What is an example that shows Scout has gained self-control by the end of the novel To Kill a Mockingbird?

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Toward the beginning of the novel, Scout struggles to maintain her composure and control her emotions. She gets into several physical altercations, and her temper gets her into trouble. As the novel progresses, Scout becomes more mature, exercises tolerance, and begins to develop perspective. Following Tom Robinson's trial, Scout demonstrates...

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Toward the beginning of the novel, Scout struggles to maintain her composure and control her emotions. She gets into several physical altercations, and her temper gets her into trouble. As the novel progresses, Scout becomes more mature, exercises tolerance, and begins to develop perspective. Following Tom Robinson's trial, Scout demonstrates her maturity by controlling her emotions and keeping her composure during stressful situations. In chapter 24, Scout demonstrates her ability to control her emotions by biting her tongue when Mrs. Merriweather makes several hypocritical comments and indirectly criticizes Atticus. Instead of defending her father and losing her temper on Mrs. Merriweather, Scout maintains her composure by holding onto Miss Maudie's hand and silently processing every comment.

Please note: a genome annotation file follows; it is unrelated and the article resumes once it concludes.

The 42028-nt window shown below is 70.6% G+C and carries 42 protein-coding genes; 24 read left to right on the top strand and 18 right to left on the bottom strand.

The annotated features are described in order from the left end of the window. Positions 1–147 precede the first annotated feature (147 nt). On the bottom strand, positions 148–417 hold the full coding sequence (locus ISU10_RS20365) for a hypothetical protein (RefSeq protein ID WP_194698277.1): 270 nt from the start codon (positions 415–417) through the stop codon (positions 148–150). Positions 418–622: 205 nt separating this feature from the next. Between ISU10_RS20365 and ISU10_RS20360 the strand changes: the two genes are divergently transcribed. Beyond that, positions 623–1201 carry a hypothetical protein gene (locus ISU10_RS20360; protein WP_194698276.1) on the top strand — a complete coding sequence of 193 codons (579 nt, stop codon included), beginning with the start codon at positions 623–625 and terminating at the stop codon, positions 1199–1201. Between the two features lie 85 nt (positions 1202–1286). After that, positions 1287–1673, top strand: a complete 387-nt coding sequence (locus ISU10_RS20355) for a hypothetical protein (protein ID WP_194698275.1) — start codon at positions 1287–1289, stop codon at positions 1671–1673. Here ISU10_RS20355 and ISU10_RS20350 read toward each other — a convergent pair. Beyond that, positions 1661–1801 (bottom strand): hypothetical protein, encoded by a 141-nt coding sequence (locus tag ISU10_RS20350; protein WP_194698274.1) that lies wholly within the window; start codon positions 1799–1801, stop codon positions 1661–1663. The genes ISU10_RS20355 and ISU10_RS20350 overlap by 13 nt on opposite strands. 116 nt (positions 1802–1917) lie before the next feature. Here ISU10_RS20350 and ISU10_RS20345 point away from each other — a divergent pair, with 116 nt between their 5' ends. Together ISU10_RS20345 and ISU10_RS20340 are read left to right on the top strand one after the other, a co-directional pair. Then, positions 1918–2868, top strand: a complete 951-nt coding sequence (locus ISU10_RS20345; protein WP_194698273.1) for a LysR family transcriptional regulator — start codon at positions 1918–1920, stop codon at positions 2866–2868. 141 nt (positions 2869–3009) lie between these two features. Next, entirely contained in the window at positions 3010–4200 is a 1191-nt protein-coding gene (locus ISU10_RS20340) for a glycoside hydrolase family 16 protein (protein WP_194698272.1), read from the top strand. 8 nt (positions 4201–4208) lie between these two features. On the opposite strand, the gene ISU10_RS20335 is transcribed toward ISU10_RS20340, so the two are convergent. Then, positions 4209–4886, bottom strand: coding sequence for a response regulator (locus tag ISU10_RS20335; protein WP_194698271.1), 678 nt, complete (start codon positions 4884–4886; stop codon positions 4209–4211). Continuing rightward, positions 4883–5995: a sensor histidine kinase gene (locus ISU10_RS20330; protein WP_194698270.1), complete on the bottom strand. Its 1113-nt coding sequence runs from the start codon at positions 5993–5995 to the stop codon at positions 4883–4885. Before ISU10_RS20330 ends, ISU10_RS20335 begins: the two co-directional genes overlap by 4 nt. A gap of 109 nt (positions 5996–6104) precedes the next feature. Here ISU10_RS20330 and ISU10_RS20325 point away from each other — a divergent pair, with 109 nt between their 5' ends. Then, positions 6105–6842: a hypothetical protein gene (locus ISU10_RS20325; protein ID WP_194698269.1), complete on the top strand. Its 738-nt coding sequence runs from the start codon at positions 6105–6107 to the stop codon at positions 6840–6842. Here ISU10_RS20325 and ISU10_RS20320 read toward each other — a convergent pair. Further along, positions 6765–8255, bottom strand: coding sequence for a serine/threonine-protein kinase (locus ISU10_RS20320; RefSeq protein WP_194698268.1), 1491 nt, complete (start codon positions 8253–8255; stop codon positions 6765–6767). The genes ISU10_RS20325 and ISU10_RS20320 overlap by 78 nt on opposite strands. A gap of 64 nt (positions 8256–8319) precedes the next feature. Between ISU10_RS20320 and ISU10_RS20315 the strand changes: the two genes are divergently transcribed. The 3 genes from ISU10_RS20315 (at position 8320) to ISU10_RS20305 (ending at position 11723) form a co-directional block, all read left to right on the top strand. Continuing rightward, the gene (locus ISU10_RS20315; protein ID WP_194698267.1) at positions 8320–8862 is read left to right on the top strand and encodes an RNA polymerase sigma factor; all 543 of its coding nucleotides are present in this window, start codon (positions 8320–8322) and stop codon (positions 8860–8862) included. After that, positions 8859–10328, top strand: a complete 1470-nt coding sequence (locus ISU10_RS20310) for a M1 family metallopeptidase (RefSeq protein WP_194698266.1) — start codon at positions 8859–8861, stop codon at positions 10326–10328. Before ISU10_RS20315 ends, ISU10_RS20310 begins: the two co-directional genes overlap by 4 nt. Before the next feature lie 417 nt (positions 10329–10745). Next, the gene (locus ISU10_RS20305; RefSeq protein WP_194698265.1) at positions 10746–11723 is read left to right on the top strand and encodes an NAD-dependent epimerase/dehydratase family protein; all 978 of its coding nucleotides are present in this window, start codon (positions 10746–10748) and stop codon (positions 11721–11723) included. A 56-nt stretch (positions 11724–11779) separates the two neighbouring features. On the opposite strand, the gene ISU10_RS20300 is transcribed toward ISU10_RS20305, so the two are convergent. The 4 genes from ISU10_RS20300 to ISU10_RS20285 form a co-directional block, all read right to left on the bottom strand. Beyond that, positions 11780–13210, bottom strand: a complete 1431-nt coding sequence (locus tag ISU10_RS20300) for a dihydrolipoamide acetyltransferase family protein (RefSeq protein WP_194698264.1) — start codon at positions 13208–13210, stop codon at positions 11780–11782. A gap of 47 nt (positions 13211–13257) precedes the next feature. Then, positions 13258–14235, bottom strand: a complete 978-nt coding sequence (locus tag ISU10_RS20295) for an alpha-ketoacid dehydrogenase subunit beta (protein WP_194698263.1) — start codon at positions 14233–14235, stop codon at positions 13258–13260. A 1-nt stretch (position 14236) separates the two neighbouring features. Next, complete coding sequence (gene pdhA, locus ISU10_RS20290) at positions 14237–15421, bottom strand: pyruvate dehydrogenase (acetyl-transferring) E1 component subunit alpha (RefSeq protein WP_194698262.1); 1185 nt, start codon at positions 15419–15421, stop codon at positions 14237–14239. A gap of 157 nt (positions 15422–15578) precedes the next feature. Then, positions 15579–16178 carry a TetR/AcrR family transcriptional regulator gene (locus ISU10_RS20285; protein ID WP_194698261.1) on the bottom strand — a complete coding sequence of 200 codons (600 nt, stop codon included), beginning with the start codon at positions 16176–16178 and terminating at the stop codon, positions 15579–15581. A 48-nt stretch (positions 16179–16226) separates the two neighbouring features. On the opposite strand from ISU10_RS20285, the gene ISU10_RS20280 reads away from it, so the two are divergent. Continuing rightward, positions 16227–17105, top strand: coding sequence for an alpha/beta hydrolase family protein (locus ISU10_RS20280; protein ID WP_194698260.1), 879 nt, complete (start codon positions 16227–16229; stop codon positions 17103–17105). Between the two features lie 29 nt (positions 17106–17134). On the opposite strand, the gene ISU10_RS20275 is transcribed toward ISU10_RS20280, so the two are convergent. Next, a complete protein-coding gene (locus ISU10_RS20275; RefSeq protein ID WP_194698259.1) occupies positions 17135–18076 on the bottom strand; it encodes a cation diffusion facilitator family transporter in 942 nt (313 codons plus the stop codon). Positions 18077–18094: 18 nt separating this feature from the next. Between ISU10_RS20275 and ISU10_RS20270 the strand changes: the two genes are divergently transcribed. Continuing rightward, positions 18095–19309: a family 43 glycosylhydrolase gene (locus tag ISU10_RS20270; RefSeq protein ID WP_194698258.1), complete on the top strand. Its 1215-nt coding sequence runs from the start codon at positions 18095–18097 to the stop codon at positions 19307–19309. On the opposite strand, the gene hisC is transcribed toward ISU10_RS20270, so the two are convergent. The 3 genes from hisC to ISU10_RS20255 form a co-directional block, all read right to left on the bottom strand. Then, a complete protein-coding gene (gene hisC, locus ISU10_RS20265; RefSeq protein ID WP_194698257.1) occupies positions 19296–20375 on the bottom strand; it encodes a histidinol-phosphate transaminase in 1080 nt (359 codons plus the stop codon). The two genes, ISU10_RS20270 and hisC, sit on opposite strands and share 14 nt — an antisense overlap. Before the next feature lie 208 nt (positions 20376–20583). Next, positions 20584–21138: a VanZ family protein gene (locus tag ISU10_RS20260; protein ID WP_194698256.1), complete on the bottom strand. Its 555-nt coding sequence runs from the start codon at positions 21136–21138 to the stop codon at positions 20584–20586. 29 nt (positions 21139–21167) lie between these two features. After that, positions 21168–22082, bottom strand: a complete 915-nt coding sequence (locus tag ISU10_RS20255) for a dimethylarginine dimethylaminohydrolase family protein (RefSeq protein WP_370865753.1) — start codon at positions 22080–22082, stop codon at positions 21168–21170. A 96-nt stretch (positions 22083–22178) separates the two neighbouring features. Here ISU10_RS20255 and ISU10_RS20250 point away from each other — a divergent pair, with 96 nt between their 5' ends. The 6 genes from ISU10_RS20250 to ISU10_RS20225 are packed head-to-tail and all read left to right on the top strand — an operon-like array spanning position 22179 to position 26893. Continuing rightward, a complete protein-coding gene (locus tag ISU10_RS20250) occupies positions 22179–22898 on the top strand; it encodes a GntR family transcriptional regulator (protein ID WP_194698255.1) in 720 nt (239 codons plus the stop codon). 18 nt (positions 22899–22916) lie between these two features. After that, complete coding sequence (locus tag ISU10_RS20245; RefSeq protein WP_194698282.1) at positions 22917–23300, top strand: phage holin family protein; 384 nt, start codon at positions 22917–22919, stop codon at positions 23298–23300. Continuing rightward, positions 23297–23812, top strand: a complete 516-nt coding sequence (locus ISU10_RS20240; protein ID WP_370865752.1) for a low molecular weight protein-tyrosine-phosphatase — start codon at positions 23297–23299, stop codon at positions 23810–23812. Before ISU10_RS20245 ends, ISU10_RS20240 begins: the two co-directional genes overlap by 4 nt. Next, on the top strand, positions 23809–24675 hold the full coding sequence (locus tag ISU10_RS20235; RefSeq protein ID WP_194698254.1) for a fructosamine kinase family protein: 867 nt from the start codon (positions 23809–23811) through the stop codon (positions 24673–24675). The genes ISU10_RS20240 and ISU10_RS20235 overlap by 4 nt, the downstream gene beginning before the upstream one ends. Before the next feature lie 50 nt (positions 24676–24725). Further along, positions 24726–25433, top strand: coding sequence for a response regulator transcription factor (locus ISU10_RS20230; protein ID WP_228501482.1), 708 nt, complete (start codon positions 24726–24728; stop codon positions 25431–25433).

Scout also demonstrates self-control in chapter 26 during a current events activity in her third-grade classroom. Scout controls her emotions when she listens to Miss Gates comment that there is no prejudice in the United States. Scout immediately recognizes Miss Gates's hypocrisy and once again demonstrates her maturity by biting her tongue.

One can also argue that Scout demonstrates self-control by acting as a gracious host towards Boo Radley after he saves her life. Scout leads him through the house, sits next to him on the porch, and walks him home. Despite being a monumental, exciting moment in her life, Scout demonstrates self-control by calmly interacting with Boo and making him feel comfortable.

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Scout had earlier shown surprising control when she avoided a fight with Cecil Jacobs in Chapter 9 of To Kill a Mockingbird. He had taunted Scout, calling Atticus a "disgrace" and her a "coward." She knew that Atticus would be disappointed if he heard about it, however, so she dropped her fists and left with Cecil's taunts

"... ringing in my ears. It was the first time I ever walked away from a fight.

Scout exhibited her new-found skill best in Chapter 24 at the Missionary Circle tea. Miss Stephanie made several jokes at Scout's expense, yet Scout held her tongue as "Miss Maudie's hand closed tightly on mine" in support of her young friend. She sat quietly while the ladies talked about hypocrites, "sulky" Negroes, and Atticus'  decision to defend Tom Robinson. In the end, she showed some of the first signs that she was learning self-control.

     After all, if Aunty could be a lady at a time like this, so could I.

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